When You Grow Up: Understanding Thanksgiving

Dear Reader,

I suppose I am somewhat biased of my opinion of Thanksgiving. After all, I am a vegetarian, so the idea of putting a bird on the table and eating it offers no appeal. I am also not a fan of eating custards and creamy desserts, so there go the pies. Mashed potatoes offer no excitement, either.

Perhaps my tastes have changed over the years. I am sure that, to many, I must be considered boring. I might be thought of as strange. But what feels much stranger to me is the tradition of Thanksgiving. Now, I do not mean to offer a great deal of criticism to this American holiday. Clearly, the numbers in statistics show that enough people enjoy it. Some people really like it. And for the longest time, I did not consider this. It seemed like very normal behavior. And I suppose, in the American culture, excitement over Thanksgiving is considered normal. where does this excitement come from?

Looking at the origins of Thanksgiving, it seems that there might have been a disconnect between what happened and what was taught. As a child, I learned that Thanksgiving came as a result of a feast between the pilgrims (who had just came to America via the Mayflower ship) and the Native Americans who were already here in America. There were no problems with either of these two groups, and so they sat down to a happy feast together.

Regardless about the accuracy of this information, feasting was more of a normal activity in earlier centuries. It was more accepted than it is now. Though some may still eat the same amount of calories with pizza and beer following the weekly football games, the act of the feast back then signaled a large celebration. It was a gift not to be wasted. It is therefore interesting that, though feasting and parties have evolved, the eating patterns for Thanksgiving have not. On average, a Thanksgiving meal for one person is around 7,000 calories. This is not for the entire day (which would already be 3.5x more calories than what is recommended for the average sedentary adult), but is just for one meal. This means that any appetizers, breakfast, snacks, and/or other meals are not included in this number.

Now, if people want to eat this way for the day, that is their choice. My target is to understand why. Breaking down the word of “Thanksgiving”, of course, means that one is projecting a thankful attitude to whatever they are focusing on. This typically takes place right before a meal. Now, having a meal on a day of thanks makes sense. But how many really understand and use this definition? Is Thanksgiving about feeling gratitude for the blessings that one has or is it about stuffing your face?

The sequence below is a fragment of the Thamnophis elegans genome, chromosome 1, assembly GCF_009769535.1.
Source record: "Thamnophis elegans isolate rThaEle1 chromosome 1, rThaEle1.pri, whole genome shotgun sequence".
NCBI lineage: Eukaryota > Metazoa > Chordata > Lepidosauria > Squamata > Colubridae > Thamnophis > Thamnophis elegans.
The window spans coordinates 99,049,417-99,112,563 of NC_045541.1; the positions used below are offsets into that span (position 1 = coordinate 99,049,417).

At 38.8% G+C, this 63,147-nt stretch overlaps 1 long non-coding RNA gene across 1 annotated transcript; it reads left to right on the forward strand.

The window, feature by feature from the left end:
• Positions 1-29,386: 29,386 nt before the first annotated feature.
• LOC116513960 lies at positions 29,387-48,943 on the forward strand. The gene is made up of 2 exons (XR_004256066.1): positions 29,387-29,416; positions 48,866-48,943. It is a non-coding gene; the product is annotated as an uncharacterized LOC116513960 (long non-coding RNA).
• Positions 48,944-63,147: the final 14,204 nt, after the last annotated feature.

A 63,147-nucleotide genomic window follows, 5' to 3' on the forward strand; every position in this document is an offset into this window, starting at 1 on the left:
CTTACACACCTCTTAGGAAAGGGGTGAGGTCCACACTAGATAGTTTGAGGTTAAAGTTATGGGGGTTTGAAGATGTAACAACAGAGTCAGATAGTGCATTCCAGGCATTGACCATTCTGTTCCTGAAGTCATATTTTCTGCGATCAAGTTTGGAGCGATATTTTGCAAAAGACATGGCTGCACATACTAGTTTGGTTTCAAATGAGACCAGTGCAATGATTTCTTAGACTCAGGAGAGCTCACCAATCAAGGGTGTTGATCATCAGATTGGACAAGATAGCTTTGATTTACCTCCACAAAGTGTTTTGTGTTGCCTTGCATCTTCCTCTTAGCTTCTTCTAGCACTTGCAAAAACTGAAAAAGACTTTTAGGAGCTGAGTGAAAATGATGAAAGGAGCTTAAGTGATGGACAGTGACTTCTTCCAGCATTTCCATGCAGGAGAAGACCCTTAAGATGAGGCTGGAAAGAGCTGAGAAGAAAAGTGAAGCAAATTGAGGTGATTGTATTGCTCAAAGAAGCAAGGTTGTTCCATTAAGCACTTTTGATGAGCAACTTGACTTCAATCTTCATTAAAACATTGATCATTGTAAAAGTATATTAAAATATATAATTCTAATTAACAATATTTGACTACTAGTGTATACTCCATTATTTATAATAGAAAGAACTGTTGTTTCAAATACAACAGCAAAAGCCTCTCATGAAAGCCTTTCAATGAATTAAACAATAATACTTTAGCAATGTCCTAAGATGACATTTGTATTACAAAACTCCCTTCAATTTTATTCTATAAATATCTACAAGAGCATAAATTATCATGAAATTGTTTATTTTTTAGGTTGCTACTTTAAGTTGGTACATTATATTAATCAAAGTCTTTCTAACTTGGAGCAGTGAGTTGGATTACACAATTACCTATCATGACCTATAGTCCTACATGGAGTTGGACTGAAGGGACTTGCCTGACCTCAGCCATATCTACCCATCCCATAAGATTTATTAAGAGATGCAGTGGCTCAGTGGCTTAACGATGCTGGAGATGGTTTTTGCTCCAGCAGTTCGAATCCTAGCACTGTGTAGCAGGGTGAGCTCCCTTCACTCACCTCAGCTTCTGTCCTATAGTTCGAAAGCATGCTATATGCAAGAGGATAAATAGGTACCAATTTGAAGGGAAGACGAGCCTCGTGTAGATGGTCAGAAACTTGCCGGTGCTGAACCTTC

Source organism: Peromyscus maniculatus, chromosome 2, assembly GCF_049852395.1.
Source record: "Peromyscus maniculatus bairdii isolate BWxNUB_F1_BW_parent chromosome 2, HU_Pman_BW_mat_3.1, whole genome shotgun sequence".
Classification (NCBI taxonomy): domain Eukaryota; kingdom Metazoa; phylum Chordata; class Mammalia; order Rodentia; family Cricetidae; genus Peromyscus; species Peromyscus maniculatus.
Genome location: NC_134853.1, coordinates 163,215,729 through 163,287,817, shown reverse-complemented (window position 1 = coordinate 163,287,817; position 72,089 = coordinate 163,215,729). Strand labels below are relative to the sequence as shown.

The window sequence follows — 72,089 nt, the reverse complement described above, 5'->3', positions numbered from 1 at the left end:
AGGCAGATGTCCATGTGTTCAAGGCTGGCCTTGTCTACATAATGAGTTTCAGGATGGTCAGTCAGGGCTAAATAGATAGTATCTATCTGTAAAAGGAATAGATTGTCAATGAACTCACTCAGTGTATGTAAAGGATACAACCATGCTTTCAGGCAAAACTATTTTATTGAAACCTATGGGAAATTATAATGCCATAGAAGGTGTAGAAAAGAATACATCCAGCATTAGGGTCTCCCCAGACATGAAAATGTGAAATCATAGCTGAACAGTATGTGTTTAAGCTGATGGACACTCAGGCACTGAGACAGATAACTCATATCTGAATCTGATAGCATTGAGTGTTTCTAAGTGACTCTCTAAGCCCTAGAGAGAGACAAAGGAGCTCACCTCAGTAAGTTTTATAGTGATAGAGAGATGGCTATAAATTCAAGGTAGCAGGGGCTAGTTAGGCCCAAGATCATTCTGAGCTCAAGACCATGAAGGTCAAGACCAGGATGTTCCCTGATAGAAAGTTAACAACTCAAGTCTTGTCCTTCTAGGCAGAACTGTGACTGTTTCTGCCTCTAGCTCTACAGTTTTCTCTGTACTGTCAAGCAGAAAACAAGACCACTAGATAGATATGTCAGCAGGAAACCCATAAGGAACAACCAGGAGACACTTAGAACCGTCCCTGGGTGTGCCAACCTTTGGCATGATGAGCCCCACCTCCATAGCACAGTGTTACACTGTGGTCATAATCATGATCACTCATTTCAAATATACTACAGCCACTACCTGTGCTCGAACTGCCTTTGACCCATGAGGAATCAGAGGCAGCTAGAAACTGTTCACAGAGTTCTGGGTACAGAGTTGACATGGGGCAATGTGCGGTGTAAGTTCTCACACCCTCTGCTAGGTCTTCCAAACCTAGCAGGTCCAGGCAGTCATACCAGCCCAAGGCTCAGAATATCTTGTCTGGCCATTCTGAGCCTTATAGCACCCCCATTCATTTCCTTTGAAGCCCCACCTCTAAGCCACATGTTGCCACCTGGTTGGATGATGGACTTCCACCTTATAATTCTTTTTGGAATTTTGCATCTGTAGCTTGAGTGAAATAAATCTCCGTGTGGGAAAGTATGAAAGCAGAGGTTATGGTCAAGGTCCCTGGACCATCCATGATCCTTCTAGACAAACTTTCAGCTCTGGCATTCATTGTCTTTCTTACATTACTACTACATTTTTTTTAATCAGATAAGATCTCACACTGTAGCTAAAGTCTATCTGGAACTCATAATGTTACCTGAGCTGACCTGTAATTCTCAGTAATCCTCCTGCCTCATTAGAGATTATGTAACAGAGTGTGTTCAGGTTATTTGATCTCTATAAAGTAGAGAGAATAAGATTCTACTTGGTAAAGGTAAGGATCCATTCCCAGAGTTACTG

There is certainly some irony here. If we are to be grateful for what we have, why do we have to have such an abnormally large meal? By giving thanks, we are saying that we have enough. Yet by eating this much, we are saying that we need massive quantities in order to feel satisfied. Assuming we do not have 7,000 calories per day, we are saying that we need more than normal because a normal meal is not enough. (And when we consider all of the Thanksgiving sales that go along with the holiday, we are saying that we need to buy, buy, buy more things because what we have is not enough. This is a large contradiction and, when considered enough, takes away a lot of the spirit of the holiday).

If we are to go through with the holiday, then let’s really think about it means. Consider what you have now, right at this moment, and not what you are going to possibly receive in the future. Do you have enough? Instead of gorging on food, let’s feast on the blessings we have, particularly those blessings that are not usually acknowledged. By being aware and by being grateful, we can have a holiday worth remembering.

Reader, what does Thanksgiving mean to you? As you have gotten older, has your viewpoint of the holiday changed? If so, how?

Sincerely,

Jumbled Writer

Share

2 Responses to When You Grow Up: Understanding Thanksgiving

  1. As a farmer’s daughter Thanksgiving has always made sense to me. It was a time of extremely hard labors that produced the storage of food for the long winter. We always thanked God for our bounty. Without it, we might starve through the winter. I imagine farmer’s today still understand that. I would compare it to a squirrel I guess. Maybe squirrel’s give thanks too?
    You are right – as now the concept may be lost to urban dwellers and schools that don’t teach accuracy. Maybe the whole Thanksgiving should become ‘ Thank Farmer’s Day’ or something as we thank those that produce the food we all have. Then the concept wouldn’t be lost. Without them we might starve. Just a thought.

Leave a Reply